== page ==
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Figuring out what is or isn't a valid ballot in Virginia

January 4, 2018

Mark J. Rozell

Deciding the outcome of a tied Virginia House of Delegates race by pulling a name out of a stoneware bowl should force the state General Assembly to better codify what constitutes a valid ballot, a George Mason University professor said.

“The Virginia General Assembly needs to act legislatively to ensure this kind of spectacle never happens again,” said Mark J. Rozell, dean of George Mason’s Schar School of Policy and Government. “As it stands, the manual of the Virginia Board of Elections (VBE) is a mess regarding descriptions of what is, or is not, a valid ballot.”

“The one ballot in question that led to the tie looks to many like a ballot that should have been disqualified,” Rozell added. “But the judges, relying on the flawed VBE instructions, felt otherwise.”

On Election Day, Republican David Yancey, who ultimately won the election when his name was drawn on Thursday, appeared to beat Democrat Shelly Simonds by 10 votes in the 94th legislative district. But a Dec. 19 recount put Simonds ahead by one vote.

The next day, The Washington Post reported, a three-judge recount court decided a ballot declared ineligible during the recount should be tallied for Yancey, tying the race at 11,608 votes apiece. The voter had filled in bubbles on a paper ballot for both Simonds and Yancey, but also made a slanted mark across the Simonds bubble. The voter also voted Republican in every other race.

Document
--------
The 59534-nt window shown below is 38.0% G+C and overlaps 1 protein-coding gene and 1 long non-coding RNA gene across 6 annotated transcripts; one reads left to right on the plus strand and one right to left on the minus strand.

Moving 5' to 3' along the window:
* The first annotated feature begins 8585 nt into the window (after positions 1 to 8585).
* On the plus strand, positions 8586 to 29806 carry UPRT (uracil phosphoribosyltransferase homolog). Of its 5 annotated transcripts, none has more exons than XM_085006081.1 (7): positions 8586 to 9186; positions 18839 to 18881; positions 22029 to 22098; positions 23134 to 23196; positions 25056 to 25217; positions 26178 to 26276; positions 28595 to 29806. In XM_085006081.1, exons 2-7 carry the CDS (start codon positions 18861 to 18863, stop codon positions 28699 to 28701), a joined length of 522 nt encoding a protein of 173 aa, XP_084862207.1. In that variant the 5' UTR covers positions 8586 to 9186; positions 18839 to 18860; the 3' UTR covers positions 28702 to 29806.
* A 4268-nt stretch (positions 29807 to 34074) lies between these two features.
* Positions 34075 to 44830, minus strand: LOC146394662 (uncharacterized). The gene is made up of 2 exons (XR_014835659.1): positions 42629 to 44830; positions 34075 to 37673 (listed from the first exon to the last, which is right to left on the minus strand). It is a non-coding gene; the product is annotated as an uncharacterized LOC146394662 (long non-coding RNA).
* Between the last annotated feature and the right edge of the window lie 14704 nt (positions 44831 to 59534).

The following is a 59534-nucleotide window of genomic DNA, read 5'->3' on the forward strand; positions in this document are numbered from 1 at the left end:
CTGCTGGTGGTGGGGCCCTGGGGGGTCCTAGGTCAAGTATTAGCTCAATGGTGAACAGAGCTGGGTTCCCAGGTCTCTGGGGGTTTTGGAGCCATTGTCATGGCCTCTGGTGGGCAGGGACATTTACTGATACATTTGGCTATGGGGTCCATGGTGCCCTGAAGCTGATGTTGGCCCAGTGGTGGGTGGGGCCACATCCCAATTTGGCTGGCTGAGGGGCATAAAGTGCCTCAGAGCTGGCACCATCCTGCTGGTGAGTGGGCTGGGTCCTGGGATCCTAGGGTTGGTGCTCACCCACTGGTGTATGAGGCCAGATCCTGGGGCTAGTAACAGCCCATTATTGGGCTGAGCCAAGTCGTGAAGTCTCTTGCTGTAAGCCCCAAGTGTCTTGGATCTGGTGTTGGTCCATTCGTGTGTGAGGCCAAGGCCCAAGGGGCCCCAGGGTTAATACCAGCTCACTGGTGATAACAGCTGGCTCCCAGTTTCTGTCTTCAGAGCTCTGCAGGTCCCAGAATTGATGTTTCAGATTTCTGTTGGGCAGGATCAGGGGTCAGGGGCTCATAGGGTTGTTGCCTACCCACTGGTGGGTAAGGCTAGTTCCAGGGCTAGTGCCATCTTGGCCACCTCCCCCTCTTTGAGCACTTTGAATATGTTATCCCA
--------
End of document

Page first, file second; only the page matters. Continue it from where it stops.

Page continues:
The court ruled the extra mark was an effort to strike out the vote for Simonds, setting up Thursday’s drawing.

How do we avoid this situation in the future? Rozell has some ideas.

First, he said, there needs to be a standard of voter intent that must be demonstrated in order for the vote to count.

Also, votes should count only when no speculation or projection is required. And the General Assembly should make clear that only markings on the contested race should be considered.

“We cannot simply say that we should look at voter intent if the ballot is unclear,” Rozell said, adding, “Voters should be expected to follow simple instructions.”

Mark J. Rozell, the author of nine books on various topics in U.S. government and politics, can be reached at 703-993-8171 or mrozell@gmu.edu.

For more information, contact Damian Cristodero at 703-993-9118 or dcristod@gmu.edu.

About George Mason

George Mason University is Virginia’s largest public research university. Located near Washington, D.C., Mason enrolls 36,000 students from 130 countries and all 50 states. Mason has grown rapidly over the past half-century and is recognized for its innovation and entrepreneurship, remarkable diversity and commitment to accessibility.